Every year in the second fortnight of May, the Cannes Festival puts the Palais des Festivals et Congrès in the world spotlight. Glamorous, magical and legendary, it is both the most important film festival in the world and the top cultural event. 30,000 professionals and fans, nearly 5,000 journalists, dozens of stars and a whole city focusing on the cinema. The role of the Cannes Film Festival in the development of world cinema has been decisive – both in the history of Cannes and that of the Palais des Festivals.
- History: milestones
- The Palais, a film location
- Key figures
- Visits and discovering Cannes - version cinema
1939 - The Cannes Film Festival was a response to unacceptable dictatorship; freedom is the bedrock of the International Film Festival. The first Festival should have been held from 1 to 20 September 1939 - the poster by Jean-Gabriel Domergue was even produced but... it wasn’t until 1946 that the first actual edition of the Festival was held in the old Casino. Then in 1947, the Palais Croisette planned to host the Festival... but a violent storm damaged the roof - which meant the event had to be transferred to the municipal Casino.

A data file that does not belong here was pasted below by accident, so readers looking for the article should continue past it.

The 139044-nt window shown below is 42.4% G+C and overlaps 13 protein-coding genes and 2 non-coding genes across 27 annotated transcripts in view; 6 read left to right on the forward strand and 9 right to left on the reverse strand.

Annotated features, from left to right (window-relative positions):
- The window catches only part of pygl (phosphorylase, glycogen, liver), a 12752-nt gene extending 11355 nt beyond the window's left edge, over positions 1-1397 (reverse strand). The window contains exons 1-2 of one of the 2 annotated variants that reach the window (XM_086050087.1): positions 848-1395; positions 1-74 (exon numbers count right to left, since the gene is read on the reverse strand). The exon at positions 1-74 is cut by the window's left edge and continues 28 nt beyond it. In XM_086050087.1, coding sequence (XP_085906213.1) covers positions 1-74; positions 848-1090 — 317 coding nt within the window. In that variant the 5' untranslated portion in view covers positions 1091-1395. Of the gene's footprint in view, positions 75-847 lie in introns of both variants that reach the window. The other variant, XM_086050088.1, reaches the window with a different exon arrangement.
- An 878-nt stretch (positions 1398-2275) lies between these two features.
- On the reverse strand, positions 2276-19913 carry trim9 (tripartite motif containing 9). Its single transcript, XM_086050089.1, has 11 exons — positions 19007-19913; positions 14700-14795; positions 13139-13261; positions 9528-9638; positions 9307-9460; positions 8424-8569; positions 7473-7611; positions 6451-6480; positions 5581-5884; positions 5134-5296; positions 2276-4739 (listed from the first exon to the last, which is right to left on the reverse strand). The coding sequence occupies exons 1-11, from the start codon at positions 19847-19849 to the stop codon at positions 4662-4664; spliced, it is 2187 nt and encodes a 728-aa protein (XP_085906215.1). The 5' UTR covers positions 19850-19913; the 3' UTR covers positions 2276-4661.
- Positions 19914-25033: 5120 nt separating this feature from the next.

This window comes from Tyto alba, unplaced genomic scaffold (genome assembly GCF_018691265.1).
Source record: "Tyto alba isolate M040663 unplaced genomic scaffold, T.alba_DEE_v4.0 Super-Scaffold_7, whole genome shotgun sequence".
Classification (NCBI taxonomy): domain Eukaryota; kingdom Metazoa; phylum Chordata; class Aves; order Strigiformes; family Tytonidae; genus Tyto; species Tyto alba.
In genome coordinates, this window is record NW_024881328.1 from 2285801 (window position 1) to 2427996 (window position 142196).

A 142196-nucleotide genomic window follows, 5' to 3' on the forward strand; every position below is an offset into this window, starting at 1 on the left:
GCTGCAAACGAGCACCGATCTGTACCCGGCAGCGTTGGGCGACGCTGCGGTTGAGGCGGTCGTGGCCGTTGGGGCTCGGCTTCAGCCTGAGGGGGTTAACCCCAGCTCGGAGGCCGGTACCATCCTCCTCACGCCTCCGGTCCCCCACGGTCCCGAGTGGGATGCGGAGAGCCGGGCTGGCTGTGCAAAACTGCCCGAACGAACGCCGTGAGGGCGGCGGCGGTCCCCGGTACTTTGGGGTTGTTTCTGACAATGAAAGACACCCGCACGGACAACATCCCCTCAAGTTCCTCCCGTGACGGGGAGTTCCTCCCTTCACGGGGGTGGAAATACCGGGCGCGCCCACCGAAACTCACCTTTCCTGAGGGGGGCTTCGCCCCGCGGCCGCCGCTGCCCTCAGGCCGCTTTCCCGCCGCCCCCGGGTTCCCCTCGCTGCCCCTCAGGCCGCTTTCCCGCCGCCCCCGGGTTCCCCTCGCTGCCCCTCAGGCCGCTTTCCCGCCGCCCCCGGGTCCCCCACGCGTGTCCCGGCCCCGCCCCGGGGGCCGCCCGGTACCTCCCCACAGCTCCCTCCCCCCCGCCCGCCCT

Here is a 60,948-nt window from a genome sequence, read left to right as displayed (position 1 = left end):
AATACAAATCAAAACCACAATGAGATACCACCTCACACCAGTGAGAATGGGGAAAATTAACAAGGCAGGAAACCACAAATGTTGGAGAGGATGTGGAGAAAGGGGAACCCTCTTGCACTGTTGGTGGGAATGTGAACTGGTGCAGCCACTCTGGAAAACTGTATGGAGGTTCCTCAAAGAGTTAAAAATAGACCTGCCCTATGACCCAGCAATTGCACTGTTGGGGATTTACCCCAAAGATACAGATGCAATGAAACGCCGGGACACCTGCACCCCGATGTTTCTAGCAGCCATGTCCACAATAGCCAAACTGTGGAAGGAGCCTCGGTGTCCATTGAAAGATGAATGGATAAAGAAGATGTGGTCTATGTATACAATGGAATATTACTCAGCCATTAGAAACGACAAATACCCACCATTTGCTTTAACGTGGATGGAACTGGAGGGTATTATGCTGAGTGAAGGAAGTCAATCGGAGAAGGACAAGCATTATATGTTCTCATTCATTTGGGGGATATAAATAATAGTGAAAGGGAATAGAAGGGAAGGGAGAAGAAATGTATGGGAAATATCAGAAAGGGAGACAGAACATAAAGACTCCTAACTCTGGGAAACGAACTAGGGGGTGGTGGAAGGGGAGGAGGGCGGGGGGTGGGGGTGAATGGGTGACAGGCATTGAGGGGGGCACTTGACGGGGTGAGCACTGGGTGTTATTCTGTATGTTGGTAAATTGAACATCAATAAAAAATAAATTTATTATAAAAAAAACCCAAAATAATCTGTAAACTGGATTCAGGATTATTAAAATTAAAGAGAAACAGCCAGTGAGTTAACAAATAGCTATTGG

In 1949, the first Palais des Festivals, known as Palais Croisette, was opened where the JW Marriott hotel now stands.
The Palme d'Or was created in 1955 on the initiative of Robert Favre Le Bret, then head of the Cannes Film Festival. Several jewellers presented designs that had references to Cannes’ coat of arms. That year Grace Kelly, who was staying at the Carlton, came to present "To Catch a Thief", which was shot on the Côte d'Azur in 1954 and it was there she met Prince Rainier for the very first time.
The Marché du Film which was unofficially held in rooms on rue d'Antibes became official in 1959. Olivia de Havilland was the first woman president of the jury in 1964. In 1972 the Cannes Film Festival was officially recognized as a non-profit organization.